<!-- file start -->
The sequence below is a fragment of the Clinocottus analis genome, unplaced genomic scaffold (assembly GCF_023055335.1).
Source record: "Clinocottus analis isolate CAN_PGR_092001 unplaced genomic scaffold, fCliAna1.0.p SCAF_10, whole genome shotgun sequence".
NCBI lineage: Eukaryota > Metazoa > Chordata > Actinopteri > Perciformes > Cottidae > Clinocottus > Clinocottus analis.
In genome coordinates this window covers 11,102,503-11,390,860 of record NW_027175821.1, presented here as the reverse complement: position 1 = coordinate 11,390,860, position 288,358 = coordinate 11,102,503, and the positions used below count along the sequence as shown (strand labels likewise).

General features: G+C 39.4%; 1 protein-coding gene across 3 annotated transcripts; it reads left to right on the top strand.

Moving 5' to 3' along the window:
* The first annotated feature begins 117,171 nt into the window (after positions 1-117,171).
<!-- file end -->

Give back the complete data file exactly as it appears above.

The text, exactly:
The sequence below is a fragment of the Clinocottus analis genome, unplaced genomic scaffold (assembly GCF_023055335.1).
Source record: "Clinocottus analis isolate CAN_PGR_092001 unplaced genomic scaffold, fCliAna1.0.p SCAF_10, whole genome shotgun sequence".
NCBI lineage: Eukaryota > Metazoa > Chordata > Actinopteri > Perciformes > Cottidae > Clinocottus > Clinocottus analis.
In genome coordinates this window covers 11,102,503-11,390,860 of record NW_027175821.1, presented here as the reverse complement: position 1 = coordinate 11,390,860, position 288,358 = coordinate 11,102,503, and the positions used below count along the sequence as shown (strand labels likewise).

General features: G+C 39.4%; 1 protein-coding gene across 3 annotated transcripts; it reads left to right on the top strand.

Moving 5' to 3' along the window:
* The first annotated feature begins 117,171 nt into the window (after positions 1-117,171).